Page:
In June 2021, the decentralized blockchain Solana announced that more than $300 million dollars of Solana tokens had been purchased. The buyers were a long list of venture capital (VC) firms, led by powerhouses Andreessen Horowitz (also called a16z because of the 16 letters between A and Z in the name) and Polychain Capital. Solana Labs declared that they intended to use the raised funds to “launch an incubation studio to accelerate the development of decentralized applications.”
In most ways, this sounds like a standard VC deal. However, there is one big difference in this situation. Rather than acquire equity with their money, the VC firms acquired Solana tokens. While that may sound trivial, it is actually a major change to the way tech finance has operated for decades. Let’s break it down:
A token is the base unit of a blockchain network. Bitcoin and Ether, the two best-known cryptocurrencies, are the tokens of their respective Bitcoin and Ethereum blockchains. Tokens are the tradable element of blockchains which you can use to invest or make purchases. They also underlie the function of the blockchain ledger. The mining or staking of tokens powers the blockchain as it executes transactions and records them immutably. (Check out our articles on consensus and token distribution for a more detailed explanation of these concepts.)
So, continuing to use the Solana example from before, the VC firms which participated in the purchase acquired a large number of Solana tokens. This means they hold the base unit of the Solana blockchain, which allows them to “validate the network, secure transactions, and earn rewards.” They also stand to earn money as the value of Solana tokens increases -- Solana’s value has already increased by 500% since the announcement in June. Holding the tokens also allows the VC firms to advance other goals: a16z, as part of its mission to advance true decentralization in crypto, gives governance tokens to qualified delegates, such as college blockchain clubs.
Now that we made sense of that, let’s zoom out a bit. What exactly is venture capital? Who are these companies and why are they buying so many tokens?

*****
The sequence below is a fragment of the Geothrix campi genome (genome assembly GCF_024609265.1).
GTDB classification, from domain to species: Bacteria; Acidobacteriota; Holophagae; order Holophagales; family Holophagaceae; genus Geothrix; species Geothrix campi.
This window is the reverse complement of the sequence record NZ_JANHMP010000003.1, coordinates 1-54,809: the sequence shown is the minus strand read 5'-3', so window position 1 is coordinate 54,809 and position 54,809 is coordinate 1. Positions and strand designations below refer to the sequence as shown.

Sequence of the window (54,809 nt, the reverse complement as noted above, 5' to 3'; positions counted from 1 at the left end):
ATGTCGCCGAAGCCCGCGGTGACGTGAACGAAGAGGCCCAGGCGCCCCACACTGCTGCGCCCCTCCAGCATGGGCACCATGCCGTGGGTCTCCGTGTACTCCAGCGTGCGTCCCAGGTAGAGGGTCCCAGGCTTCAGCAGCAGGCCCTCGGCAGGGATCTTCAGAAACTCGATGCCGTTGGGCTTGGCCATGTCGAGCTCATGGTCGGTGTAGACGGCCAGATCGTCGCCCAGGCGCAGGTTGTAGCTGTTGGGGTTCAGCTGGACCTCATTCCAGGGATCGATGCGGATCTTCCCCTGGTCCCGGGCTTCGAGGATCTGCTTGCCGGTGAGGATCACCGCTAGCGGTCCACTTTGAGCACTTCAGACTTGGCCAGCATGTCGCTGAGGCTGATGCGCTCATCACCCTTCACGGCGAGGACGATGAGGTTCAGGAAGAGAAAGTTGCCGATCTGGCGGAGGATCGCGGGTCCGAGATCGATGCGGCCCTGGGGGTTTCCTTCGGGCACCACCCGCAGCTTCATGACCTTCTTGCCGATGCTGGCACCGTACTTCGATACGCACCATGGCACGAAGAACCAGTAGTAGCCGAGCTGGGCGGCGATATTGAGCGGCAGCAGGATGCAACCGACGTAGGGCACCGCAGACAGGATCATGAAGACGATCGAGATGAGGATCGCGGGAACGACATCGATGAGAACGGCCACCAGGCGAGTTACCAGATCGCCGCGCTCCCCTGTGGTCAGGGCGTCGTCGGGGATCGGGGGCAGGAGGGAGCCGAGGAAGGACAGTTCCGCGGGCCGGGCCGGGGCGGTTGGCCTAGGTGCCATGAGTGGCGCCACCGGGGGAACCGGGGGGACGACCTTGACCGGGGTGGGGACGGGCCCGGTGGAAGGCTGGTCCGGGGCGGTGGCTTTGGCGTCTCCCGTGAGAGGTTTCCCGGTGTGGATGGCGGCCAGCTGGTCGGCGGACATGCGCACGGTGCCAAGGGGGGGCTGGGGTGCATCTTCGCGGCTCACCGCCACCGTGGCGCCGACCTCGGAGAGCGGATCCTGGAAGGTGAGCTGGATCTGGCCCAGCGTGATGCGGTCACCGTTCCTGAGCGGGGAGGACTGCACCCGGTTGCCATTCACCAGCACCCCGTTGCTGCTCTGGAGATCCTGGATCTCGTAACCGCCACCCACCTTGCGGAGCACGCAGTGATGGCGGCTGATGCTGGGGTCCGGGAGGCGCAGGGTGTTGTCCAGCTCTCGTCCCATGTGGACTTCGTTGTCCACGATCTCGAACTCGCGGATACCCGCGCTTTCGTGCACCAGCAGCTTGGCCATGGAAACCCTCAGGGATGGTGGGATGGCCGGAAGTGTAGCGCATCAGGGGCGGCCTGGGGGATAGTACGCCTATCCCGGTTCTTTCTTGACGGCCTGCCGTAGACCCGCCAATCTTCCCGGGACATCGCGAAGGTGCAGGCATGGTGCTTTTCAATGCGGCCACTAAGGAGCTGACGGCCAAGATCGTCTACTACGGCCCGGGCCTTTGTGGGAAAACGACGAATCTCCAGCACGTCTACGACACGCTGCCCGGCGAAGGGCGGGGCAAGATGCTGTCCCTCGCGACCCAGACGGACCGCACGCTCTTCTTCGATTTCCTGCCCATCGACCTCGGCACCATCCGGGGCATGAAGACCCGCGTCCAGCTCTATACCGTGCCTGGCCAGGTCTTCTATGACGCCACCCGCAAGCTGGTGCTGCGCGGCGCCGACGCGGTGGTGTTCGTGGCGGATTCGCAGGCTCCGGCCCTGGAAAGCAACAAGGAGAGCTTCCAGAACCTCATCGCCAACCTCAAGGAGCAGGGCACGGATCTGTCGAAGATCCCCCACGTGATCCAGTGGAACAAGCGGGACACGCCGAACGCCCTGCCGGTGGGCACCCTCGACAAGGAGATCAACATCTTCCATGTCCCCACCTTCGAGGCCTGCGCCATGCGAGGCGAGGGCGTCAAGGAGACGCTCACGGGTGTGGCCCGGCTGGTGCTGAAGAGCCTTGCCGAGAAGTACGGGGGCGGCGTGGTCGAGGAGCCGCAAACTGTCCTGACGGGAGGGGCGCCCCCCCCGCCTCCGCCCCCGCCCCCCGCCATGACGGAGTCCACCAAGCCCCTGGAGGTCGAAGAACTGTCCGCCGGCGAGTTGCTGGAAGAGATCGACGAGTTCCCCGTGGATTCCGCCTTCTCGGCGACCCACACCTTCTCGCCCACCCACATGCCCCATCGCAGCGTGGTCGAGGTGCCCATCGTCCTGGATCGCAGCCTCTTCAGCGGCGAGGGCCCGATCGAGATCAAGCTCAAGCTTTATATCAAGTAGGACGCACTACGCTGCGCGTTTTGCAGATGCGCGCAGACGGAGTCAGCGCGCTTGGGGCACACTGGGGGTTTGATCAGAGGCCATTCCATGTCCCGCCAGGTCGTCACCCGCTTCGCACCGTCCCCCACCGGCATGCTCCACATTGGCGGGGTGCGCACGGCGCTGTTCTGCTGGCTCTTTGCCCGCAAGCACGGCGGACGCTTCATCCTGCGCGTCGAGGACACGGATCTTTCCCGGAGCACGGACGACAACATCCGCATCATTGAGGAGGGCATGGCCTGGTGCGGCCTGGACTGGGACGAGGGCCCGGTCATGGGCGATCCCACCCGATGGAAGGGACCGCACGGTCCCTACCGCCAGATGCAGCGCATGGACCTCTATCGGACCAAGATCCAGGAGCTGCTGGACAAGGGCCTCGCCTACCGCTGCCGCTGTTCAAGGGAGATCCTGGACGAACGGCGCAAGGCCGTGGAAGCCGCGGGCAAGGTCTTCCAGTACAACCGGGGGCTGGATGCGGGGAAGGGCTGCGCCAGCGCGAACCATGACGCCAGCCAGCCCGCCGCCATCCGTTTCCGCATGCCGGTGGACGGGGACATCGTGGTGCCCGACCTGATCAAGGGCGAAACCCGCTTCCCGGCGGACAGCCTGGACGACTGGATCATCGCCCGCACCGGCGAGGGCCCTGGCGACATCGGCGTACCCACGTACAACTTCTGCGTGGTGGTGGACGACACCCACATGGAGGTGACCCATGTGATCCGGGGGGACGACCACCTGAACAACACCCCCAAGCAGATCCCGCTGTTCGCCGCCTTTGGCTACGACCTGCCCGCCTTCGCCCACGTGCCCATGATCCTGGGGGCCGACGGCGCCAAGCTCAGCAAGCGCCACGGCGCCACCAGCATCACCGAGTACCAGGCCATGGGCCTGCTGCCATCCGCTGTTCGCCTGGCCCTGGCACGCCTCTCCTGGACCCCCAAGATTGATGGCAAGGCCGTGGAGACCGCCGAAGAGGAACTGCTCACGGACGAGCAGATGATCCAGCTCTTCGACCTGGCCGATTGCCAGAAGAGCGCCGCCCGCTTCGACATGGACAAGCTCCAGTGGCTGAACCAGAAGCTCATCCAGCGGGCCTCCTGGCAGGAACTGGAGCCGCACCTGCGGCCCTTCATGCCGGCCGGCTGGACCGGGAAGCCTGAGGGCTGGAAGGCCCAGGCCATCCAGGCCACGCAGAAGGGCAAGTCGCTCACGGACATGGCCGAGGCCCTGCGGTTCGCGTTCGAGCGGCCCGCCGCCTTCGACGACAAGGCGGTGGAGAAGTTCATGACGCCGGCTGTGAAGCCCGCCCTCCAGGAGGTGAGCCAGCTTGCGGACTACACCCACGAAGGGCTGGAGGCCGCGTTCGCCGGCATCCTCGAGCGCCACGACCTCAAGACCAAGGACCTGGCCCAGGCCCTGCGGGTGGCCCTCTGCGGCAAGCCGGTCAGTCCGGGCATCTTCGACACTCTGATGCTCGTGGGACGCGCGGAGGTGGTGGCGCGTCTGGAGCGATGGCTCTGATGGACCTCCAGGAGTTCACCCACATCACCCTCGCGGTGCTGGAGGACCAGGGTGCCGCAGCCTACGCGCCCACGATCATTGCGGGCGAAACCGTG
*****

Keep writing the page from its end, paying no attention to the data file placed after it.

Venture capital (VC) funds are companies which pool investor money to invest in early-stage companies. They typically buy equity in a start-up, offering money and expertise to help them grow and succeed, then sell their share of the company to make a profit. Venture capital is ubiquitous in the crypto space. By the very nature of the industry, pretty much every company in crypto is a start-up. (Satoshi Nakamoto published the Bitcoin whitepaper only 13 years ago.)
Every company was a start-up once. Small companies are often how groundbreaking ideas get off the ground. But the skills required to create new technologies are different from the ones needed to manage and grow a company. Venture capital provides the crucial cash, as well as guidance, which helps turn cutting-edge crypto projects into profitable, lasting enterprises. (However, in some unusual cases, blockchain projects are structured as non-profits to promote decentralized infrastructure and crypto adoption.)
Venture capital fundraising follows a relatively standardized sequence. While every company is different, recognizing these terms is helpful to figuring out how developed and established a start-up is. Since most crypto companies are in one of these stages due to the novelty of blockchain technology, this process is important to understand. Certain firms prefer to invest at different times as part of their strategy.
Since crypto is one of the hottest areas in tech, the biggest venture capital firms are all invested heavily in various crypto projects.